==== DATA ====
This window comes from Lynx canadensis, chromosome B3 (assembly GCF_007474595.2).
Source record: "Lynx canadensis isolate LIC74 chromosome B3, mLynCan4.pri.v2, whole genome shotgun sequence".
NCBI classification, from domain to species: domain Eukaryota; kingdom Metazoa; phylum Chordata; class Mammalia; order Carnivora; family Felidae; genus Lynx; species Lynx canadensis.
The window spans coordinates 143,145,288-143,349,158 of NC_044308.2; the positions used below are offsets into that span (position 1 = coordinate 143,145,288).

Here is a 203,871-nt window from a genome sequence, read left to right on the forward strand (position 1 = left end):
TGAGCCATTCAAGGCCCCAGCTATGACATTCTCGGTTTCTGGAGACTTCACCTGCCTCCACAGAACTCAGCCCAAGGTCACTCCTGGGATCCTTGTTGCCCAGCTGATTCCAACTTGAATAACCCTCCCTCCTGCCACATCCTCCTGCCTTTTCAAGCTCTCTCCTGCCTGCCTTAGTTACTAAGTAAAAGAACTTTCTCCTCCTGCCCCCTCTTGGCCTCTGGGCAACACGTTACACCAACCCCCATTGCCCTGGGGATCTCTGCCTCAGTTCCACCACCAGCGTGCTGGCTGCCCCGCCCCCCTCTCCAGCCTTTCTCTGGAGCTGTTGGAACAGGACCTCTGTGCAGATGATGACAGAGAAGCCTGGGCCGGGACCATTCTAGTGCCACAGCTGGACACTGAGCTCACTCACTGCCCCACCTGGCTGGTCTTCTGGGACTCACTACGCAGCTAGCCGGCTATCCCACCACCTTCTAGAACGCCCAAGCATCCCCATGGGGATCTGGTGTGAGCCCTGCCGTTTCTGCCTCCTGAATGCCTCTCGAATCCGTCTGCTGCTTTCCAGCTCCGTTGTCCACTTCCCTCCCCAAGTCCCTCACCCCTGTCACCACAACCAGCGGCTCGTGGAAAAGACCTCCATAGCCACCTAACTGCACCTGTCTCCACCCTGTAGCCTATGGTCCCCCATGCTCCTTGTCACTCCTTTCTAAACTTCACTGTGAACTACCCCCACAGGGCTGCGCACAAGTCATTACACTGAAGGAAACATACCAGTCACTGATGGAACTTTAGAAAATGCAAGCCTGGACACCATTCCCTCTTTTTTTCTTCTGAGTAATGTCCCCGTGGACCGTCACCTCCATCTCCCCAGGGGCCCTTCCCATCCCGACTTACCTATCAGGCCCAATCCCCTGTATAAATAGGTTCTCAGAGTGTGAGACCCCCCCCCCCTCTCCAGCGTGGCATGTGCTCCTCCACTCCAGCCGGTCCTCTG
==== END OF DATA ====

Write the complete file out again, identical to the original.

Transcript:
This window comes from Lynx canadensis, chromosome B3 (assembly GCF_007474595.2).
Source record: "Lynx canadensis isolate LIC74 chromosome B3, mLynCan4.pri.v2, whole genome shotgun sequence".
NCBI classification, from domain to species: domain Eukaryota; kingdom Metazoa; phylum Chordata; class Mammalia; order Carnivora; family Felidae; genus Lynx; species Lynx canadensis.
The window spans coordinates 143,145,288-143,349,158 of NC_044308.2; the positions used below are offsets into that span (position 1 = coordinate 143,145,288).

Here is a 203,871-nt window from a genome sequence, read left to right on the forward strand (position 1 = left end):
TGAGCCATTCAAGGCCCCAGCTATGACATTCTCGGTTTCTGGAGACTTCACCTGCCTCCACAGAACTCAGCCCAAGGTCACTCCTGGGATCCTTGTTGCCCAGCTGATTCCAACTTGAATAACCCTCCCTCCTGCCACATCCTCCTGCCTTTTCAAGCTCTCTCCTGCCTGCCTTAGTTACTAAGTAAAAGAACTTTCTCCTCCTGCCCCCTCTTGGCCTCTGGGCAACACGTTACACCAACCCCCATTGCCCTGGGGATCTCTGCCTCAGTTCCACCACCAGCGTGCTGGCTGCCCCGCCCCCCTCTCCAGCCTTTCTCTGGAGCTGTTGGAACAGGACCTCTGTGCAGATGATGACAGAGAAGCCTGGGCCGGGACCATTCTAGTGCCACAGCTGGACACTGAGCTCACTCACTGCCCCACCTGGCTGGTCTTCTGGGACTCACTACGCAGCTAGCCGGCTATCCCACCACCTTCTAGAACGCCCAAGCATCCCCATGGGGATCTGGTGTGAGCCCTGCCGTTTCTGCCTCCTGAATGCCTCTCGAATCCGTCTGCTGCTTTCCAGCTCCGTTGTCCACTTCCCTCCCCAAGTCCCTCACCCCTGTCACCACAACCAGCGGCTCGTGGAAAAGACCTCCATAGCCACCTAACTGCACCTGTCTCCACCCTGTAGCCTATGGTCCCCCATGCTCCTTGTCACTCCTTTCTAAACTTCACTGTGAACTACCCCCACAGGGCTGCGCACAAGTCATTACACTGAAGGAAACATACCAGTCACTGATGGAACTTTAGAAAATGCAAGCCTGGACACCATTCCCTCTTTTTTTCTTCTGAGTAATGTCCCCGTGGACCGTCACCTCCATCTCCCCAGGGGCCCTTCCCATCCCGACTTACCTATCAGGCCCAATCCCCTGTATAAATAGGTTCTCAGAGTGTGAGACCCCCCCCCCCTCTCCAGCGTGGCATGTGCTCCTCCACTCCAGCCGGTCCTCTG